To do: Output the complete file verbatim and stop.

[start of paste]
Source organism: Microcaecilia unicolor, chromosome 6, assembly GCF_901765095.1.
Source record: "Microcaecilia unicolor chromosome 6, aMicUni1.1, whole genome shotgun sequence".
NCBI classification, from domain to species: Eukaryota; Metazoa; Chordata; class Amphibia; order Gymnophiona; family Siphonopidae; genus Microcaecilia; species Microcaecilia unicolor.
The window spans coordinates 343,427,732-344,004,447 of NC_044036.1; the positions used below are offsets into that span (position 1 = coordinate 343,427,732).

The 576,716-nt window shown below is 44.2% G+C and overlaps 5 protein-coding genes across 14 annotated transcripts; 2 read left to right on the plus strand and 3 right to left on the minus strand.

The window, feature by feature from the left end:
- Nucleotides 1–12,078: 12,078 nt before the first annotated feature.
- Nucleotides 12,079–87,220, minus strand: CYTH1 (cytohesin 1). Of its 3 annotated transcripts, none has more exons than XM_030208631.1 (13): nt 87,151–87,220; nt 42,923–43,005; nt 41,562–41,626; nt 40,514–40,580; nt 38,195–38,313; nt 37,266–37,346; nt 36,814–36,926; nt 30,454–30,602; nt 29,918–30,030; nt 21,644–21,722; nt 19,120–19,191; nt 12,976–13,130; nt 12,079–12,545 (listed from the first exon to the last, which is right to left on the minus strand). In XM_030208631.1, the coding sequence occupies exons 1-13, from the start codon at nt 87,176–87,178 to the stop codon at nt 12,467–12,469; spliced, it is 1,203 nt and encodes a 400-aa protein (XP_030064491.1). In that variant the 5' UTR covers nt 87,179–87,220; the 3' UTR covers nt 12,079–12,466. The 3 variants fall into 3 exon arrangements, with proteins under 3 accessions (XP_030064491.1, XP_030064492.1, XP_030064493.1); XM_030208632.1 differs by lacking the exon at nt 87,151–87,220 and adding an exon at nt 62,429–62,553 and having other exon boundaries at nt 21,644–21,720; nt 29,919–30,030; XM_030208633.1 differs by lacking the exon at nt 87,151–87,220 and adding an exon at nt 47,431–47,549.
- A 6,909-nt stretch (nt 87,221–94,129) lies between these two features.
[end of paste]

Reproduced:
Source organism: Microcaecilia unicolor, chromosome 6, assembly GCF_901765095.1.
Source record: "Microcaecilia unicolor chromosome 6, aMicUni1.1, whole genome shotgun sequence".
NCBI classification, from domain to species: Eukaryota; Metazoa; Chordata; class Amphibia; order Gymnophiona; family Siphonopidae; genus Microcaecilia; species Microcaecilia unicolor.
The window spans coordinates 343,427,732-344,004,447 of NC_044036.1; the positions used below are offsets into that span (position 1 = coordinate 343,427,732).

The 576,716-nt window shown below is 44.2% G+C and overlaps 5 protein-coding genes across 14 annotated transcripts; 2 read left to right on the plus strand and 3 right to left on the minus strand.

The window, feature by feature from the left end:
- Nucleotides 1–12,078: 12,078 nt before the first annotated feature.
- Nucleotides 12,079–87,220, minus strand: CYTH1 (cytohesin 1). Of its 3 annotated transcripts, none has more exons than XM_030208631.1 (13): nt 87,151–87,220; nt 42,923–43,005; nt 41,562–41,626; nt 40,514–40,580; nt 38,195–38,313; nt 37,266–37,346; nt 36,814–36,926; nt 30,454–30,602; nt 29,918–30,030; nt 21,644–21,722; nt 19,120–19,191; nt 12,976–13,130; nt 12,079–12,545 (listed from the first exon to the last, which is right to left on the minus strand). In XM_030208631.1, the coding sequence occupies exons 1-13, from the start codon at nt 87,176–87,178 to the stop codon at nt 12,467–12,469; spliced, it is 1,203 nt and encodes a 400-aa protein (XP_030064491.1). In that variant the 5' UTR covers nt 87,179–87,220; the 3' UTR covers nt 12,079–12,466. The 3 variants fall into 3 exon arrangements, with proteins under 3 accessions (XP_030064491.1, XP_030064492.1, XP_030064493.1); XM_030208632.1 differs by lacking the exon at nt 87,151–87,220 and adding an exon at nt 62,429–62,553 and having other exon boundaries at nt 21,644–21,720; nt 29,919–30,030; XM_030208633.1 differs by lacking the exon at nt 87,151–87,220 and adding an exon at nt 47,431–47,549.
- A 6,909-nt stretch (nt 87,221–94,129) lies between these two features.